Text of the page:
Game development with Java, Kotlin and JavaFX

FXGL — a JavaFX library for game developers

Almas Baimagambetov

Retro old computer video game image via Shutterstock

Let’s be honest: Deep into the heart of every developer there’s a craving to create a game. You can now learn to do it in JavaFX with the help of the new FX gaming library (FXGL). The comprehensive list of features, along with the extensive documentation will allow you to start using it right away.

FXGL (FX Game Library) is a game development library based on JavaFX 8. It uses JavaFX as the graphics framework and application management system. The rest of the functionality is provided by other libraries that have been tightly integrated into the FXGL environment. For instance, physics simulations are done by JBox2D, while entity management is provided by Ents. The source code and guide on how to use FXGL are available on GitHub.

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FXGL use case

FXGL is primarily targeted at students who want to learn and practice game development. The framework is perfect for assignments where one needs to write a simple game or a demo. It is, however, important to ensure that the use of external libraries is allowed in the assignment brief.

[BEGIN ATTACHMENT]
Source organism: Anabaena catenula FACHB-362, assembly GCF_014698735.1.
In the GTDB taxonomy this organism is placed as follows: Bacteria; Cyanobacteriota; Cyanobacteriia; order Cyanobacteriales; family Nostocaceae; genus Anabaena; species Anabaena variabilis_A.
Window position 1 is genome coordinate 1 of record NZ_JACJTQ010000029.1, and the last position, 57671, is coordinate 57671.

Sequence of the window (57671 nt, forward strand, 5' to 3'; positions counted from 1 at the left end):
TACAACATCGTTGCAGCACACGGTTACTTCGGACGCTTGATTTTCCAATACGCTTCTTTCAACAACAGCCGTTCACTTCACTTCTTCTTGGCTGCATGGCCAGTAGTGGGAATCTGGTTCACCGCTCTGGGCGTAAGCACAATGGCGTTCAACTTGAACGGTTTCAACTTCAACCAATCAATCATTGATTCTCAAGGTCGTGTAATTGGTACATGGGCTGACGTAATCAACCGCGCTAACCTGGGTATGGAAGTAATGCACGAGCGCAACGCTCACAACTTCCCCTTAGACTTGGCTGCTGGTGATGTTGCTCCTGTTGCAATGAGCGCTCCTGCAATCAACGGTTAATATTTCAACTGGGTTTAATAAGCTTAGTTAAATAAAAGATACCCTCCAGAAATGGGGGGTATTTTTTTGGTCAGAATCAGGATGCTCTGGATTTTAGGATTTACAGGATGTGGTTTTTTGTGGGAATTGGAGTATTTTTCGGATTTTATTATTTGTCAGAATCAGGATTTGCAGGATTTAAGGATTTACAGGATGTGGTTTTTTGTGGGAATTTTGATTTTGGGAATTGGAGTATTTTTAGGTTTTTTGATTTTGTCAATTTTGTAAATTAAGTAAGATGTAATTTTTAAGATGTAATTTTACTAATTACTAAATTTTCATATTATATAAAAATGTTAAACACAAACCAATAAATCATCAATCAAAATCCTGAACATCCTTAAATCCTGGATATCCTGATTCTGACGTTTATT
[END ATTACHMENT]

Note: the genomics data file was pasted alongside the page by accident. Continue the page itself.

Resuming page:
The library is also a good fit for programmers who develop games as a hobby, since these tend to be graphically simple and focused on the gameplay instead. One of the main reasons why FXGL is unsuitable for commercial projects is the fact that the underlying graphics framework has limited support for 3D, mobile and web. Hence, if you want to become a full-time game developer, you might as well focus on libraries that can produce high quality games, such as libGDX, JMonkey (Note: only Java libraries are given).

On the other hand, FXGL can be used for fast prototyping and the fact that no native libraries are required may also be considered an advantage. In other words, there is nothing stopping you from packaging the Java Runtime Environment with your game and targeting the desktop market.

Development and usage

Although FXGL is currently under development, most of the required functionality has already been implemented. Java is used for top level interfaces, while Kotlin, being more pragmatic, takes care of the implementation. The library itself can be used with both Java and Kotlin, depending on which language you prefer to use.


Almas Baimagambetov

Almas is engaged with research in the field of Automated Diagram Generation. He also teaches Computer Science. In his spare time, he enjoys playing video games as well as designing and developing them.

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